Fear and Loathing gives me a headache. I don't mean that in a bad way, exactly. It's a gonzo, exhausting head-trip with off-the-wall performances and characters that seem like they emerged from the floor screaming. Depp's since made a career playing nutty characters who do weird things with their mouth and eyes, but I think of all of his silly performances Fear and Loathing takes the cake. He does a wonderful job ring-leading the film. Overall this matchup just comes down to vibe. I'm voting Ali: Fear Eats the Soul. It's more my speed and has a cultural specificity that's more appealing to me.


    I've never seen Tomorrowland! I actually sorta forgot it existed. I'm going to check it out in the next couple days so I can cast my vote on that matchup too!



  • @Ringedwithtile said in The Movie Bracket! Round 1, Q3 Voting!:

    I've never seen Tomorrowland!

    Honestly, it is Brad Bird uncharacteristically falling flat on his face repeatedly as a storyteller. Without checking, I can probably guess that it's only on this list because Brad Bird has only directed 5 full features?

    Boogie Nights is actually a good movie. It may not be PTA's absolute best, but in my opinion it's pretty close. I cannot help but think of characters in Boogie Nights when I see the actors in other films. Heather Graham will always be Rollergirl to me.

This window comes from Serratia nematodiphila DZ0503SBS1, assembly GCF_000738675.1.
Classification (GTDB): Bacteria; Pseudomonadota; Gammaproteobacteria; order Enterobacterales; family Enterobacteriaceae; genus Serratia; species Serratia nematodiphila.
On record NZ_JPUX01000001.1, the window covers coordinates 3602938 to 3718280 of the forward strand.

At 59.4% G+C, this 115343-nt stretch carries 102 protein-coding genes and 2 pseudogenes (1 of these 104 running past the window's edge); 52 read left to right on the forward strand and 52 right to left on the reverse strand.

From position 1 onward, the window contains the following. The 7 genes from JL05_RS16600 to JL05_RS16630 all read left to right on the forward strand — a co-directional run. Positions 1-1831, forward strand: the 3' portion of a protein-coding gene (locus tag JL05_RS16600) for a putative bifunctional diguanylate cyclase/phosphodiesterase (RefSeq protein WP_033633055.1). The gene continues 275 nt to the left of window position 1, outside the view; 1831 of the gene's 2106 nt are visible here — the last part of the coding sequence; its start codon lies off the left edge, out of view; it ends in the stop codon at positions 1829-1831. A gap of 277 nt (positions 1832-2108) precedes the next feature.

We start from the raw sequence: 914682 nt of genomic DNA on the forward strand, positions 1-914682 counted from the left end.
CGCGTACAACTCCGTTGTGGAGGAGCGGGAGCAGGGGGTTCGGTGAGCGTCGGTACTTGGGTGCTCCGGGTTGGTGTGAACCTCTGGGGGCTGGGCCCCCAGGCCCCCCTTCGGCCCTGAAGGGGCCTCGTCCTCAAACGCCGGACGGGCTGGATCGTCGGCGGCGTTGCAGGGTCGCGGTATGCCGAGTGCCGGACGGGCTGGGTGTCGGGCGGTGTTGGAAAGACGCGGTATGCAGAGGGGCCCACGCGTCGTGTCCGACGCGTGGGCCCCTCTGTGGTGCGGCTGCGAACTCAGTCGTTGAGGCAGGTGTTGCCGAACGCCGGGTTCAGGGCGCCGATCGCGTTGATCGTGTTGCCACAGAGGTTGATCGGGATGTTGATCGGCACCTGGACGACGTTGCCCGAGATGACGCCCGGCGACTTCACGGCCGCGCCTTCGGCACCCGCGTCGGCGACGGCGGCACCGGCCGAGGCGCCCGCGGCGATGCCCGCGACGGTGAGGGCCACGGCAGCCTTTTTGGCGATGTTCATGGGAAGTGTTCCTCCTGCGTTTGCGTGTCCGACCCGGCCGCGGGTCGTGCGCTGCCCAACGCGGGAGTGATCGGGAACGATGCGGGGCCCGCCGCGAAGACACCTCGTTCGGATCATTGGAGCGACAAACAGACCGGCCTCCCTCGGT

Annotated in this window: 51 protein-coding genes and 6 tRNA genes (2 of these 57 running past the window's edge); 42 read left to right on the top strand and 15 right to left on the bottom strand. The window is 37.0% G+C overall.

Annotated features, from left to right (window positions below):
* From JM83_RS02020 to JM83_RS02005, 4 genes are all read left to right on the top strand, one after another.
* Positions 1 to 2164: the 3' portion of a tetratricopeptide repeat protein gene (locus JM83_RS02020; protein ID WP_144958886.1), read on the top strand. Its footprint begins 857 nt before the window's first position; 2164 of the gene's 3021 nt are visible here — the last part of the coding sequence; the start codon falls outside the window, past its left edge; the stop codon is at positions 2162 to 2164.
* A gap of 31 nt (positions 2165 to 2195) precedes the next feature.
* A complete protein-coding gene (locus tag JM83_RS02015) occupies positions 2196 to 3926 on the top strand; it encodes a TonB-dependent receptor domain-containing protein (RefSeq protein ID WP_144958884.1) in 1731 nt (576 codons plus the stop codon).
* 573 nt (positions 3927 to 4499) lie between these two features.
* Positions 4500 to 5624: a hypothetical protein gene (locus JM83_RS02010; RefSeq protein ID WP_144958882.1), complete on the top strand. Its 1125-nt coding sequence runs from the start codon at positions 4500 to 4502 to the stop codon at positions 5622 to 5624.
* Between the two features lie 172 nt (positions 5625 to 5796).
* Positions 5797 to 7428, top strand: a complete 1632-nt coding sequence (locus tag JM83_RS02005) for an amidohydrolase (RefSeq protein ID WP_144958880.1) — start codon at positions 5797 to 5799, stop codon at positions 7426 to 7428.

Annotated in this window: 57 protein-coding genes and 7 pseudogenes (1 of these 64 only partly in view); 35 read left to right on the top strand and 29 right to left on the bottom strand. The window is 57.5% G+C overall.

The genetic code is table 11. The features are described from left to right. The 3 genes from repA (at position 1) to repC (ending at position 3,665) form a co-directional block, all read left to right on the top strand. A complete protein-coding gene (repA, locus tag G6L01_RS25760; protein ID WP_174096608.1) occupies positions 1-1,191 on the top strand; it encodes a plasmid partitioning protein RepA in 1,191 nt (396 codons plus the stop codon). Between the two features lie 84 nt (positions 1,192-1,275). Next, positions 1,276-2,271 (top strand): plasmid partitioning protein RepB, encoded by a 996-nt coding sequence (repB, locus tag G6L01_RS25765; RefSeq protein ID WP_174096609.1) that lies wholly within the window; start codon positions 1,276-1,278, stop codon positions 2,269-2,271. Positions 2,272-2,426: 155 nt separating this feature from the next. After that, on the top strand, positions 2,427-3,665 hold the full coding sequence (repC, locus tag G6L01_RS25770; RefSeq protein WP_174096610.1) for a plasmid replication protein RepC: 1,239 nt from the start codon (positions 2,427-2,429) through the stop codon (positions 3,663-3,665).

This is a CLEAR win for Boogienights for me.

    The Martian made me reconsider Ridley Scott being washed up and gave me a small inkling of hope for the new Bladerunner and Alien movies. even though Tony Scott was my favorite Scott brother (RIP) I thought it was very well put together, and quite likable. It is not Blade Runner, or Alien, or Black Hawk Down, or Matchstick Men though, so It's not a clear favorite of mine. I do appreciate it trying to make botany and science awesome tho.

    Yojimbo, on the other hand - is maybe my fifth Favorite Kurosawa film after High and Low, Seven Samurai, Ran, and Throne of Blood... It's influence is clearly felt in the many Westernized adaptations and remakes, A Fistful of Dollars, Django, The Warrior and the Sorceress, Last Man Standing, etc. I think this is an iconic Mifune role, and really helped to popularize (through inspiring the previously mentioned films) the rogue wanderer badass coming into town, followed by death. So,
    Yojimbo, Baby.